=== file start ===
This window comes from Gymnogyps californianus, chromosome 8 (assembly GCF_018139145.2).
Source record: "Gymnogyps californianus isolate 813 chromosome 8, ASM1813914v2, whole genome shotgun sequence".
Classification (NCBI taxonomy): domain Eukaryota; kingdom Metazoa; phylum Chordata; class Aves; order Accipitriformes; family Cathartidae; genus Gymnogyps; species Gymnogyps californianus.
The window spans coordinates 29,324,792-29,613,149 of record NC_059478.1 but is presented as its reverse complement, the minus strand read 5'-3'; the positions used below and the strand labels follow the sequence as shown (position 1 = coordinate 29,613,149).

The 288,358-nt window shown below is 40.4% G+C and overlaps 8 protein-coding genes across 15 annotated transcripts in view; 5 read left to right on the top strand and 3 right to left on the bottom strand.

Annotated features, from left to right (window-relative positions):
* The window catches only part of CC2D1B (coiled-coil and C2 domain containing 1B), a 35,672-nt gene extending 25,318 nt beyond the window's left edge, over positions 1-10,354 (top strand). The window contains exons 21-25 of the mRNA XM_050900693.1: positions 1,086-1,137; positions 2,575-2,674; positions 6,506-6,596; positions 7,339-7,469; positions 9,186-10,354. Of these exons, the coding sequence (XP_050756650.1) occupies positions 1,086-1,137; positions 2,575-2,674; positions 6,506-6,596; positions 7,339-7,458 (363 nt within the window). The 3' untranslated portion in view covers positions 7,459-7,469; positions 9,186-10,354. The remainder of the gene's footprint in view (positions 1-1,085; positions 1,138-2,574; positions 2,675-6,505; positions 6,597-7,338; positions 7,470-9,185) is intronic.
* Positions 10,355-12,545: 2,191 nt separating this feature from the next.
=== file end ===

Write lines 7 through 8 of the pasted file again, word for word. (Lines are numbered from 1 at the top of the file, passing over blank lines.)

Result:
* The window catches only part of CC2D1B (coiled-coil and C2 domain containing 1B), a 35,672-nt gene extending 25,318 nt beyond the window's left edge, over positions 1-10,354 (top strand). The window contains exons 21-25 of the mRNA XM_050900693.1: positions 1,086-1,137; positions 2,575-2,674; positions 6,506-6,596; positions 7,339-7,469; positions 9,186-10,354. Of these exons, the coding sequence (XP_050756650.1) occupies positions 1,086-1,137; positions 2,575-2,674; positions 6,506-6,596; positions 7,339-7,458 (363 nt within the window). The 3' untranslated portion in view covers positions 7,459-7,469; positions 9,186-10,354. The remainder of the gene's footprint in view (positions 1-1,085; positions 1,138-2,574; positions 2,675-6,505; positions 6,597-7,338; positions 7,470-9,185) is intronic.
* Positions 10,355-12,545: 2,191 nt separating this feature from the next.